TAMPA, Fla. - Nothing makes Jason Herbert come alive like a great story. He's a high school history teacher at the Pine School in Hobe Sound by day, but when the lights go dim and the screen comes alive, he has truly found his calling.
"I imagine myself, in a lot of ways, as some guy sitting at a campfire thousands of years ago," Herbert told FOX 13 News.
If today's campfire is Twitter, he is the one saying, 'gather round.'
"You can't just deliver lines, reading from a textbook," he said. "You've gotta dig in and show people that what happened, matters."
Every Sunday night at 8:30 Eastern, from the handle @herberthistory, he tweets that it's time to start watching. And all across the internet, people -- it's unclear how many -- press play on the movie he picked for that week. They follow along at #HATM, or "historians at the movies."
They ask questions while he and other historians pipe in. Sometimes even the writers themselves are in on the conversation.
"It allows us to reach a much larger audience than we ever would, right?" he said.
"Gangs of New York," "Lincoln" and "National Treasure" get real-time context, tweet-by-tweet, from the experts.
For instance, "Gangs of New York" came with pictures of movie set locations, explanations of how the gangs formed, book recommendations and corrections of dramatic license.
No, Jason Herbert told a fellow-viewer, ships did not fire on the city from the water. There were more than 800 #HATM tweets for "Gangs of New York."
"Historians are guardians of the past, in a lot of ways," said Herbert. "We can look at a situation and say, 'Wait, we have seen this before.'"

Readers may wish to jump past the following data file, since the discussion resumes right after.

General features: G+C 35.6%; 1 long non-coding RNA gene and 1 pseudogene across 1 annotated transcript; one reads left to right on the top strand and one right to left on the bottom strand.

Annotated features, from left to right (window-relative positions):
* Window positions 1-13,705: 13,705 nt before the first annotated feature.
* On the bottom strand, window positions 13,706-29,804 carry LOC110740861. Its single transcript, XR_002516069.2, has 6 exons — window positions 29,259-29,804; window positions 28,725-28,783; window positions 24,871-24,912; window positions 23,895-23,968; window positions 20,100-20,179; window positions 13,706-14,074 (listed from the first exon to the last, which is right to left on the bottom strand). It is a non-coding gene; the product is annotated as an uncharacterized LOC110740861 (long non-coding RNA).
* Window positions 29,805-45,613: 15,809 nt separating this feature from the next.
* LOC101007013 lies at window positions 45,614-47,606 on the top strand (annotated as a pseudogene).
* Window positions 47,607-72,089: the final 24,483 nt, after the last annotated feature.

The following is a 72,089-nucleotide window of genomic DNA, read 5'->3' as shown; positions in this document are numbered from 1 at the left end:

Since mid-2018, more 65 movies and documentaries have gotten the #HATM treatment.
The movies don't even have to seem historical to be shown. Of course, they all are, in some way. "Jaws" and "Into the Spiderverse" have their own, real-life backstories.
"We can use these movies for fun," he said. "And then we can use them as a vehicle to talk about these larger issues."
"Into the Spiderverse" is really about family. "Jaws" is about the danger of widespread fear. "Star Wars" is Herbert's favorite non-historical, historical movie.
"This is your classic, good-versus-evil film. What does 'Star Wars' tells us about the ways in which we view how the world should work?" Herbert offered.
The classic college professor question is: So what? What do we learn from all of this?
Herbert says movies are the quickest and most searing way to show where we've been, and where we're going.
"When you make so many turns on the road, pretty soon you're looking for signs on the road, and that's what historians can help do, provide signs as we are driving down a path to society, maybe help us get there," he said.
Not bad for a night in with a movie, a smartphone, and something to say.
Anyone can follow along with Historians at the Movies at #HATM. It starts every Sunday at 8:30 p.m. Eastern, anywhere you can connect to Twitter.